SHERIFF'S CORNER: Fasten your seat belt, it's about to get bumpy

One of the most common questions asked is who has to wear a seat belt when operating a vehicle or what are the requirements for child passengers.

This is a highly debated topic because you always get that argument, "Well, you don't have to wear a seat belt on a motorcycle." One can argue that this is like the no-helmet law, being that it was not about safety but about more about money. I can see both sides, but we all have our opinion.

In this edition of the "Sheriff's Corner," I cover the history of seat belts, legal requirements and child seat rules and guidelines.


The safety (or seat) belt was first invented in the 19th century by the English flight engineer George Cayley for his glider, which successfully transported people for the first time. However, the first patented seat belt was created by American Edward J. Claghorn on Feb. 10, 1885, in order to keep tourists safe in taxis in New York City.

As time went on, the seat belt slowly starting showing up in modern cars to help passengers and drivers from falling out of their seats while the vehicle was in operation. The concern was not really about safety.

During the 1930s, several physicians recognized the dangers of driving and began installing their own seat belts in their personal vehicles. They began urging auto manufacturers to install them on each vehicle.

American car manufacturers Nash (in 1949) and Ford (in 1955) offered seat belts as options. After the sporty Saab was introduced at the New York Motor Show in 1958 with equipped seat belts as standard, the practice became the norm.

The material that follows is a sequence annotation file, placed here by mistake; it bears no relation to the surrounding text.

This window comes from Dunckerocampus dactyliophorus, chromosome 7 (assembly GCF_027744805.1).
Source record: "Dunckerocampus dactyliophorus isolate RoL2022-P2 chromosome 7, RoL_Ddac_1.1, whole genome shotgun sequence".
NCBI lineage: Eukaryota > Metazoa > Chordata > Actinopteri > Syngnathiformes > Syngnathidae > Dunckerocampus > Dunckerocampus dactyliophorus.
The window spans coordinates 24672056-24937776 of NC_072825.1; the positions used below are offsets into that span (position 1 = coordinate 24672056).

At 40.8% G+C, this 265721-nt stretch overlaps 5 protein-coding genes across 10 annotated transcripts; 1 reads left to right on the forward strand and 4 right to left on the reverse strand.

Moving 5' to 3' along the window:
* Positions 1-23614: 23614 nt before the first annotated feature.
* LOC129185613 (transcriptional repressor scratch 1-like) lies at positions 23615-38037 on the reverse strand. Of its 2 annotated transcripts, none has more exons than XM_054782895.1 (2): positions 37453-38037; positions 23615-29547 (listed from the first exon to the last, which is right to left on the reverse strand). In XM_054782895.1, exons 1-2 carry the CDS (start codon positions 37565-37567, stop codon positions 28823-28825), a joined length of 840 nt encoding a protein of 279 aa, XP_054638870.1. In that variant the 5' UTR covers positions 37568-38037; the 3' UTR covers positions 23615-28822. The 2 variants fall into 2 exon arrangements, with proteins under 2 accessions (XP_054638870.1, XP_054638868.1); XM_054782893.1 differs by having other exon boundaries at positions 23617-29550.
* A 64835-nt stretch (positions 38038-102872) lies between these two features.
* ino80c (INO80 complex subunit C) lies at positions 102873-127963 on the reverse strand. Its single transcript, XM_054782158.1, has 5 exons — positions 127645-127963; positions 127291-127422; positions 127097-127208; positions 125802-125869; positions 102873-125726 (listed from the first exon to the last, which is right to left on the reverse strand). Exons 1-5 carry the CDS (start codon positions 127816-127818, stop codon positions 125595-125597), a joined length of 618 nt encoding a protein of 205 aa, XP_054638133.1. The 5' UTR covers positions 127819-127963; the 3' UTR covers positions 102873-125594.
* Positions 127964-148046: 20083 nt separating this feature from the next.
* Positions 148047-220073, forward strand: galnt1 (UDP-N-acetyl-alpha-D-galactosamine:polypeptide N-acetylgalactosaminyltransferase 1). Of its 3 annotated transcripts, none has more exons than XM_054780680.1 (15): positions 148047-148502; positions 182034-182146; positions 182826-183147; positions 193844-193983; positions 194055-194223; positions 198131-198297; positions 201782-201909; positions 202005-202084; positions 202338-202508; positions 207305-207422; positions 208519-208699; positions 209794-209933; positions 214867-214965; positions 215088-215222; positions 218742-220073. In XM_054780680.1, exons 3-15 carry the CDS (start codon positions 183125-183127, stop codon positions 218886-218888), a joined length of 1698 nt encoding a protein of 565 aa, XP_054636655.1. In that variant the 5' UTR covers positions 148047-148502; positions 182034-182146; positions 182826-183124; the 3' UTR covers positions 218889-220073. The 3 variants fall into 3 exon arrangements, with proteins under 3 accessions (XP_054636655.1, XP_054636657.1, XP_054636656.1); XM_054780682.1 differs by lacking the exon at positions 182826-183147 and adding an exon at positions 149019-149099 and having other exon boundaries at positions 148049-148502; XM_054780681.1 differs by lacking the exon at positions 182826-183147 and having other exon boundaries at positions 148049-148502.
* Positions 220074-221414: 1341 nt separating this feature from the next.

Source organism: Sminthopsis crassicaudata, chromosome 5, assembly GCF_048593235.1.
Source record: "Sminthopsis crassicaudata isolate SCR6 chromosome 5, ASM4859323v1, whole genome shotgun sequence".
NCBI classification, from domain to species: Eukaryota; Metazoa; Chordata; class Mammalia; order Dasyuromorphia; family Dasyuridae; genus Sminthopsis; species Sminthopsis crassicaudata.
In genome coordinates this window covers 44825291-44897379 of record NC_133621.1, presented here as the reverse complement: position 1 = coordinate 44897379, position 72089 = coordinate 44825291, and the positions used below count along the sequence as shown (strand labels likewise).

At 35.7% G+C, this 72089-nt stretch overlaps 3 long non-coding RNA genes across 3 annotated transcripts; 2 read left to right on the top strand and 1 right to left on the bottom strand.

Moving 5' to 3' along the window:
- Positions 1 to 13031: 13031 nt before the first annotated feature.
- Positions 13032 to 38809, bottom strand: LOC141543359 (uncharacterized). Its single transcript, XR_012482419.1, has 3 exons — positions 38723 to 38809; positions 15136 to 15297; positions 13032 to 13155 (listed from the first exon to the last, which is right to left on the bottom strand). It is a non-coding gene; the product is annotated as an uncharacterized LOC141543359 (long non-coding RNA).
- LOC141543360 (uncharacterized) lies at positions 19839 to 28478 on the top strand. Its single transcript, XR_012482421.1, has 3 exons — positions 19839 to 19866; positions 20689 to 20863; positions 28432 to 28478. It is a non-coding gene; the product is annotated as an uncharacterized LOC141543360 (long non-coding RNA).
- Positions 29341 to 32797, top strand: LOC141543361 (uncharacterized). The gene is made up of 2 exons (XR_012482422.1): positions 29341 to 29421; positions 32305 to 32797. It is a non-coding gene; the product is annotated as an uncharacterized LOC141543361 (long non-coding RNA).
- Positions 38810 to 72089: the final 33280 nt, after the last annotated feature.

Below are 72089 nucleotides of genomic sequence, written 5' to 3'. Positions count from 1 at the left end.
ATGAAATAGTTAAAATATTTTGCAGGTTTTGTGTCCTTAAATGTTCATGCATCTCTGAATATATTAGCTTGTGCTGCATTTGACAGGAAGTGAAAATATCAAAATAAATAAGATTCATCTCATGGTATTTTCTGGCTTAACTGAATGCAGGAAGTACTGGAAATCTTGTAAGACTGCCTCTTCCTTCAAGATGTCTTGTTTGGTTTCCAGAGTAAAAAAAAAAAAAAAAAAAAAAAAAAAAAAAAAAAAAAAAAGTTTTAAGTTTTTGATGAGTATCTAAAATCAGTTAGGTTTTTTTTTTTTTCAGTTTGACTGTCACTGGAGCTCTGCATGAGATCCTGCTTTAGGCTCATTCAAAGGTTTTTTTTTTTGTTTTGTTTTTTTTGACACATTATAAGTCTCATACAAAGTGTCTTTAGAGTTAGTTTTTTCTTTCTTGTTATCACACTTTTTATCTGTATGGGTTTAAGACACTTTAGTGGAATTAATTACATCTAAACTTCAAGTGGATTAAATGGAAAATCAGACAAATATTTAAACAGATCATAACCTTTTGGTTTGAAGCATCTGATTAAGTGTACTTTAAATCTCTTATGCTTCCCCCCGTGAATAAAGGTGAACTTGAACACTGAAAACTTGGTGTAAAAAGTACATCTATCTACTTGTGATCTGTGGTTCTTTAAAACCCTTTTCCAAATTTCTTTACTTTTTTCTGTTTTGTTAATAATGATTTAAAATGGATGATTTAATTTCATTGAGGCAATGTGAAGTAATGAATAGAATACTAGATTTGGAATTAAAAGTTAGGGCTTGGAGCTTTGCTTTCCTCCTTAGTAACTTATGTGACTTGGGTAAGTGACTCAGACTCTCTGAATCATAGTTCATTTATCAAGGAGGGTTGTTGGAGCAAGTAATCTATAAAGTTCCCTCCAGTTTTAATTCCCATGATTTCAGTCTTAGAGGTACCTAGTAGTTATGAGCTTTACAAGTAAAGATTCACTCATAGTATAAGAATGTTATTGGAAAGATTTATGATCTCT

Once they became more commonplace in vehicles, laws followed shortly thereafter. In the U.S., seat belt laws came around the time of the creation of The National Traffic and Motor Vehicle Safety Act of 1966.

Though they were required by law to be in vehicles, wearing seat belt laws were a different story. Michigan has a primary seat belt law, which means that a peace officer can stop and issue citations to motorists simply for not being buckled up.

The first mandatory law that required vehicle occupants to wear their seat belts came into effect Dec. 1, 1984, in New York. Since then, every state has enacted its own law that requires the use of seat belts.

Even when seat belts were required by law, they were much different than what they are today.

In the 1960's, there were concerns of just using a lap belt. It was determined that there were much more lower abdominal injuries in a crash.

In the 1970's, it was determined that a shoulder harness with an automatic feature would be a better option for occupant safety. However, these would mess up mechanically and would sometimes lock up when they didn't need to.

In modern times, we have all kinds of added safety features. Air bags, uni-body construction, and the list goes on. As it is important that they increase the likelihood of surviving a dangerous crash, boy they are expensive to replace.